CEDAR RAPIDS, Iowa- Tuesday night’s storm left a muddy mess at the bottom of one construction site in Cedar Rapids. And early morning drivers in the 3300 block of Ellis Road N.W. had to wade through an estimated two to four inches of mud on the road before city streets crews could scrape it off. And neighbors say this isn’t the first time they’ve had an erosion issue with the Cedar River Bluffs Apartment project.
One neighbor, Jim Mullenix, said some of the issues began more than two years ago when grading work began on the project which sits on top of a hill overlooking Ellis Road and the Cedar River. Mullenix said contractors addressed some of the issues that resulted after a heavy rain but not all of them.
“It (mud) was in my yard for a while and they did an excellent job of fixing that up so it doesn’t happen again. But this street thing is just ridiculous,” Mullenix said.
Another neighbor, Brenda Harrington, was hosing off both the street in front of her home and her driveway Wednesday morning. She said it only gets bad after a heavy rain — but there was such a rain just a month ago on April 13th and the same thing happened then.
“We got an inch of rain in a short amount of time (Tuesday night) so there was no place for that to go. They’re trying very hard to work on the situation,” Harrington said.
Charlie Rohde, owner of the apartment project, said the erosion situation is a difficult one. But he added that the contractor, Knutson Construction, has tried all sorts of solutions to control erosion and runoff and will try again.
Craig Hanson, Cedar Rapids Public Works Maintenance Manager, agreed the contractor and project owner have worked with the city on a variety of solutions.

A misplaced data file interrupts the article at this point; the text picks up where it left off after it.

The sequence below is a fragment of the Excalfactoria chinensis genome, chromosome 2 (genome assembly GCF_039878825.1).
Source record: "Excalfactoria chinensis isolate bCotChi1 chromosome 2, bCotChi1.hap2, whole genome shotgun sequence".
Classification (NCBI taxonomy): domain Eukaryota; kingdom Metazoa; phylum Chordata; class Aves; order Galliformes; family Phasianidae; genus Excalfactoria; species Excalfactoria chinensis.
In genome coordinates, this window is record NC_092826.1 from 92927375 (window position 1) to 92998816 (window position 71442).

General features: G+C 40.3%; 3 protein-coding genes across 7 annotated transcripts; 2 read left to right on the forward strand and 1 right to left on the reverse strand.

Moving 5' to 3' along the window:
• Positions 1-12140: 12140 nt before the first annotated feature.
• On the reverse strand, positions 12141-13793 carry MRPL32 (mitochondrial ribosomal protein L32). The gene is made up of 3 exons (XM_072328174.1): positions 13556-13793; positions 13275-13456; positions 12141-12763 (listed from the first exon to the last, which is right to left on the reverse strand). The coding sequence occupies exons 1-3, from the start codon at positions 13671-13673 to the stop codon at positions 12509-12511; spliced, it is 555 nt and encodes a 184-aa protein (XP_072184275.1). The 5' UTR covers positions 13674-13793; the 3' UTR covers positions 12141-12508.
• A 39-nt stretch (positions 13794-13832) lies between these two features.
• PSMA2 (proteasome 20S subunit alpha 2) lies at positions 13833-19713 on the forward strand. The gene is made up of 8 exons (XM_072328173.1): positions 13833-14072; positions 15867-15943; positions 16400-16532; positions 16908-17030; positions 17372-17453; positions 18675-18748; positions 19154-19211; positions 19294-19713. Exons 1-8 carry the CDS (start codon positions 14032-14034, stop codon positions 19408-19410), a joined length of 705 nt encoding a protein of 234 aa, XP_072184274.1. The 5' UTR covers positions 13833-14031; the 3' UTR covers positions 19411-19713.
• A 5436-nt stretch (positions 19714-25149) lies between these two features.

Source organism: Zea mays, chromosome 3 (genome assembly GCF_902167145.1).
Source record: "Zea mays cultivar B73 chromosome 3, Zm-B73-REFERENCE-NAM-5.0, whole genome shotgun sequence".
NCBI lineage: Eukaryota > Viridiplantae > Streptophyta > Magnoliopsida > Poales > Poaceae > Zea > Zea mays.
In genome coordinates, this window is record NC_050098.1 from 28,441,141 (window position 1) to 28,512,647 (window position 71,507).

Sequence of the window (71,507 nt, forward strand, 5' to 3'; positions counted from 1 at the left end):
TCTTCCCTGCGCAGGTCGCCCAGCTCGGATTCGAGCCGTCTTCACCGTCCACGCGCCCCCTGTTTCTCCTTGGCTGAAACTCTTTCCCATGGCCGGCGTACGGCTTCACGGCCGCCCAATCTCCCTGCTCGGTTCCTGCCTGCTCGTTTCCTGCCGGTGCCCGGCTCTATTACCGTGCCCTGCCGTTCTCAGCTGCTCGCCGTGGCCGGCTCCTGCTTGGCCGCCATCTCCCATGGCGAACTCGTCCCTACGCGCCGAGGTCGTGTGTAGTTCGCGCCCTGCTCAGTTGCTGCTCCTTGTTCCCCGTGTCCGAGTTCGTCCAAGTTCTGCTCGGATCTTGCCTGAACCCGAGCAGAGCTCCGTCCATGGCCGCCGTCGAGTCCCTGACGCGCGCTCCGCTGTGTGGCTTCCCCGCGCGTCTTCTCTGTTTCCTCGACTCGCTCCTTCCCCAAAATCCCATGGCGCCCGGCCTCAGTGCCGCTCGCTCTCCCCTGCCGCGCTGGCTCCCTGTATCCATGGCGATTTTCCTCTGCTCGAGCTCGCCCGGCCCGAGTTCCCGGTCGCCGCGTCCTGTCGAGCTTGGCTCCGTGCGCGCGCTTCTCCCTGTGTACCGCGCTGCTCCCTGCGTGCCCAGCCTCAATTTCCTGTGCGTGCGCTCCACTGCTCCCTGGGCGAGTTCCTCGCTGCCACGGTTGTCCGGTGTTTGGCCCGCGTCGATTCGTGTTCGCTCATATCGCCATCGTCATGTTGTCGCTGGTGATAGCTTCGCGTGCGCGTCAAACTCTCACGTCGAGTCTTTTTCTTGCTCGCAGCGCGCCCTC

In addition to the typical silt fence seen at many projects, workers at the Cedar River Bluffs project also put up concrete “Jersey” barriers usually seen on highway projects to try to stop the runoff. Workers even draped large sheets of plastic over one steep hillside to keep some of the rain off until the final grading is complete and the vegetation begins to take hold.
“They have used multiple different techniques. It’s just that we’ve found they aren’t sufficient to handle the slope or the soil conditions they have at this site,” Hanson said.
Rohde said the eventual solution is to finish grading and get vegetation growing so the rain will soak up rather than run off. He expects a major step forward in that effort in about ten days and believes about 80 percent of the construction site will be safe from severe runoff in two months.
Hanson said the city will bill the contractor and project owner for the Wednesday morning clean up and also will expect the company to either clean out mud in storm sewers or pay the city to do it.
Mullenix, the neighbor, said he may send a bill as well for the cost of taking his muddy car to the carwash.
l Comments: (319) 368-8611; email@example.com